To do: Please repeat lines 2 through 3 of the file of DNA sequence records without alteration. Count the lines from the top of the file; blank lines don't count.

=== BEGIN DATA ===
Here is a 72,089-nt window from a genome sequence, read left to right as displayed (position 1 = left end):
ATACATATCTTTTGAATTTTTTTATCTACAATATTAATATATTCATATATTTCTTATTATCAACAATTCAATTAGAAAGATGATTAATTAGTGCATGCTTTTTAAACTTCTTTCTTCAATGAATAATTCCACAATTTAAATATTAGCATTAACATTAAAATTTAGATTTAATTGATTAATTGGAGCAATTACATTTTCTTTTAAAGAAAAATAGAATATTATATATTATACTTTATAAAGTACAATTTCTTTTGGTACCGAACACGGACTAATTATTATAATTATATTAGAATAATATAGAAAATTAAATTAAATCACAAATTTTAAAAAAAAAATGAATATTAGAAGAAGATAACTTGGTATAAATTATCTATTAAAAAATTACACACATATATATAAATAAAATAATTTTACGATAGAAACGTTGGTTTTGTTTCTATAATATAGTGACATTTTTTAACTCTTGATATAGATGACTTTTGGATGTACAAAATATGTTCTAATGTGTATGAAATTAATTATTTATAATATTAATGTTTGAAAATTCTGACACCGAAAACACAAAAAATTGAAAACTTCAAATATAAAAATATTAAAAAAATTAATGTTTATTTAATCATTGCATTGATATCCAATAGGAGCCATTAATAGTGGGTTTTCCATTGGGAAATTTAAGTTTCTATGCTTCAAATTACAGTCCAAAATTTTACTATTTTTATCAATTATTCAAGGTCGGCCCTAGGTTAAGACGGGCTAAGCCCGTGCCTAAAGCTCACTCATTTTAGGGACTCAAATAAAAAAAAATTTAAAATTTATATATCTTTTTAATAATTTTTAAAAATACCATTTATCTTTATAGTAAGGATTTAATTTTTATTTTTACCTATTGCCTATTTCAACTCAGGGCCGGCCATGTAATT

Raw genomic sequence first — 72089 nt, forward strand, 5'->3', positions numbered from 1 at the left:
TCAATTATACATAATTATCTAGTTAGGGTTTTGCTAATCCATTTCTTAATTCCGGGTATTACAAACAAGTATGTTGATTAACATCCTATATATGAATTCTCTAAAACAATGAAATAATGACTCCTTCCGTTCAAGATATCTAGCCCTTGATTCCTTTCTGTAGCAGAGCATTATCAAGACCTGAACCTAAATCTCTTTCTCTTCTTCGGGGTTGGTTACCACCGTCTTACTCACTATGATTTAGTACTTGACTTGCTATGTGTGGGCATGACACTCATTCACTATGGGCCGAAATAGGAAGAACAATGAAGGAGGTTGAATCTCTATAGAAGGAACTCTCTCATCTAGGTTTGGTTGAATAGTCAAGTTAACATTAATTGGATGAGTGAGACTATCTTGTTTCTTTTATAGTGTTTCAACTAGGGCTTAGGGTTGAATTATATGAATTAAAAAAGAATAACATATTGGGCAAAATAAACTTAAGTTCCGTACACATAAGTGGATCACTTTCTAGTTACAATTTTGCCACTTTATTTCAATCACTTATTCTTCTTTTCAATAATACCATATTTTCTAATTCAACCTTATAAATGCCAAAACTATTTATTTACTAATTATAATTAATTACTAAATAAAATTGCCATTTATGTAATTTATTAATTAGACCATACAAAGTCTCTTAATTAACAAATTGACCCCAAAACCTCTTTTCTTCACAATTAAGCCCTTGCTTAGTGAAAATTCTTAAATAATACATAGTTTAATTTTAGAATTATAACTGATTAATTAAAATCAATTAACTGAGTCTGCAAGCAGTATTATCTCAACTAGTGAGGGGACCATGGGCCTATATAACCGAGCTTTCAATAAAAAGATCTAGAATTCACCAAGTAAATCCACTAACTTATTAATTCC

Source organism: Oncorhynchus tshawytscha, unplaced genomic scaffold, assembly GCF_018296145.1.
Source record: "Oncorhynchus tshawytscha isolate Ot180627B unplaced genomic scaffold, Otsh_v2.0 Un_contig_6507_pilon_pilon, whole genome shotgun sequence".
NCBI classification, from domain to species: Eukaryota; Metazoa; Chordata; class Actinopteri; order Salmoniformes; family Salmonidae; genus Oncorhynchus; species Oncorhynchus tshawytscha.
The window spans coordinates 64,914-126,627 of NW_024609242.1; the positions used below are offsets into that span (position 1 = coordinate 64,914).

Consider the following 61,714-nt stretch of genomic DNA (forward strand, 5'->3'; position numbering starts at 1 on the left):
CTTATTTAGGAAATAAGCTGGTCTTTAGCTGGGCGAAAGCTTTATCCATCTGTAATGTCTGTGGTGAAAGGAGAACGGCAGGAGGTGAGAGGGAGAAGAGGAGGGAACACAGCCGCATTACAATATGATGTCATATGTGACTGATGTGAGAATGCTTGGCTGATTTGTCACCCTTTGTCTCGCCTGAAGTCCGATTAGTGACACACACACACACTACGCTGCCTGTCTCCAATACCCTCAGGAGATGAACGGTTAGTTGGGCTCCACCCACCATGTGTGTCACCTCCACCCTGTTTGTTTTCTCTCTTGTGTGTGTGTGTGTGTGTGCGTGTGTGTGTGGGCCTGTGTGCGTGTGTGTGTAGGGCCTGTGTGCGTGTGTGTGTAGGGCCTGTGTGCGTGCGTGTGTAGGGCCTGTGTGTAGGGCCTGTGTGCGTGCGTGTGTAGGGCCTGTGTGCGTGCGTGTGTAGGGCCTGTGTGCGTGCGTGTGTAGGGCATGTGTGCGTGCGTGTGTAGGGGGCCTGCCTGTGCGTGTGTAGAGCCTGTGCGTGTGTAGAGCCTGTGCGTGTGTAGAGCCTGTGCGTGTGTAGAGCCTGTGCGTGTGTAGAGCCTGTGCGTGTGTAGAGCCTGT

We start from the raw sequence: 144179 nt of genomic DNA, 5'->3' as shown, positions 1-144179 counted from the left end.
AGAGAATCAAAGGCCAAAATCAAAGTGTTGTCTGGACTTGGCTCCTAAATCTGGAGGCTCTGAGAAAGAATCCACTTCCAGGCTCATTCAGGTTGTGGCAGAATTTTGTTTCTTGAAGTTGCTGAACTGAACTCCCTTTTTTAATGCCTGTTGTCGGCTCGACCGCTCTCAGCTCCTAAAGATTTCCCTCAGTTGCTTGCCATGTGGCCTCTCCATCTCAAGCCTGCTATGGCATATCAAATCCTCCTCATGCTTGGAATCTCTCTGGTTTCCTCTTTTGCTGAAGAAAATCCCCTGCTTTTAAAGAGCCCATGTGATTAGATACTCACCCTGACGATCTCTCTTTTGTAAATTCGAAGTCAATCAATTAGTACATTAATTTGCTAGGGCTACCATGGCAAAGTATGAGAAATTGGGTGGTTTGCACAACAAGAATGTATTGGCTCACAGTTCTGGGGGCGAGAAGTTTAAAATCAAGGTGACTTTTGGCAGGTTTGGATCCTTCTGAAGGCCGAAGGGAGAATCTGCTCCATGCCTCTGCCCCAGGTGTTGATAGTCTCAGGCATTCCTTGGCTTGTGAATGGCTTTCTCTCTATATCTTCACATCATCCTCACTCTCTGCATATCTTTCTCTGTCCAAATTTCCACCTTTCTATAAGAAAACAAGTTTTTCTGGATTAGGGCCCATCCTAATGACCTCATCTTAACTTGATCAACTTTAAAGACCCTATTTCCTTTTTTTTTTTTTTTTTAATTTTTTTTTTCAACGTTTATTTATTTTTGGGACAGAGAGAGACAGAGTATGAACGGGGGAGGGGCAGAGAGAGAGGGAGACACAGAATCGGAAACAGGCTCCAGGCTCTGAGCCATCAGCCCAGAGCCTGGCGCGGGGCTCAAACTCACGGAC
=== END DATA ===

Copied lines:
ATACATATCTTTTGAATTTTTTTATCTACAATATTAATATATTCATATATTTCTTATTATCAACAATTCAATTAGAAAGATGATTAATTAGTGCATGCTTTTTAAACTTCTTTCTTCAATGAATAATTCCACAATTTAAATATTAGCATTAACATTAAAATTTAGATTTAATTGATTAATTGGAGCAATTACATTTTCTTTTAAAGAAAAATAGAATATTATATATTATACTTTATAAAGTACAATTTCTTTTGGTACCGAACACGGACTAATTATTATAATTATATTAGAATAATATAGAAAATTAAATTAAATCACAAATTTTAAAAAAAAAATGAATATTAGAAGAAGATAACTTGGTATAAATTATCTATTAAAAAATTACACACATATATATAAATAAAATAATTTTACGATAGAAACGTTGGTTTTGTTTCTATAATATAGTGACATTTTTTAACTCTTGATATAGATGACTTTTGGATGTACAAAATATGTTCTAATGTGTATGAAATTAATTATTTATAATATTAATGTTTGAAAATTCTGACACCGAAAACACAAAAAATTGAAAACTTCAAATATAAAAATATTAAAAAAATTAATGTTTATTTAATCATTGCATTGATATCCAATAGGAGCCATTAATAGTGGGTTTTCCATTGGGAAATTTAAGTTTCTATGCTTCAAATTACAGTCCAAAATTTTACTATTTTTATCAATTATTCAAGGTCGGCCCTAGGTTAAGACGGGCTAAGCCCGTGCCTAAAGCTCACTCATTTTAGGGACTCAAATAAAAAAAAATTTAAAATTTATATATCTTTTTAATAATTTTTAAAAATACCATTTATCTTTATAGTAAGGATTTAATTTTTATTTTTACCTATTGCCTATTTCAACTCAGGGCCGGCCATGTAATT

Raw genomic sequence first — 72089 nt, forward strand, 5'->3', positions numbered from 1 at the left: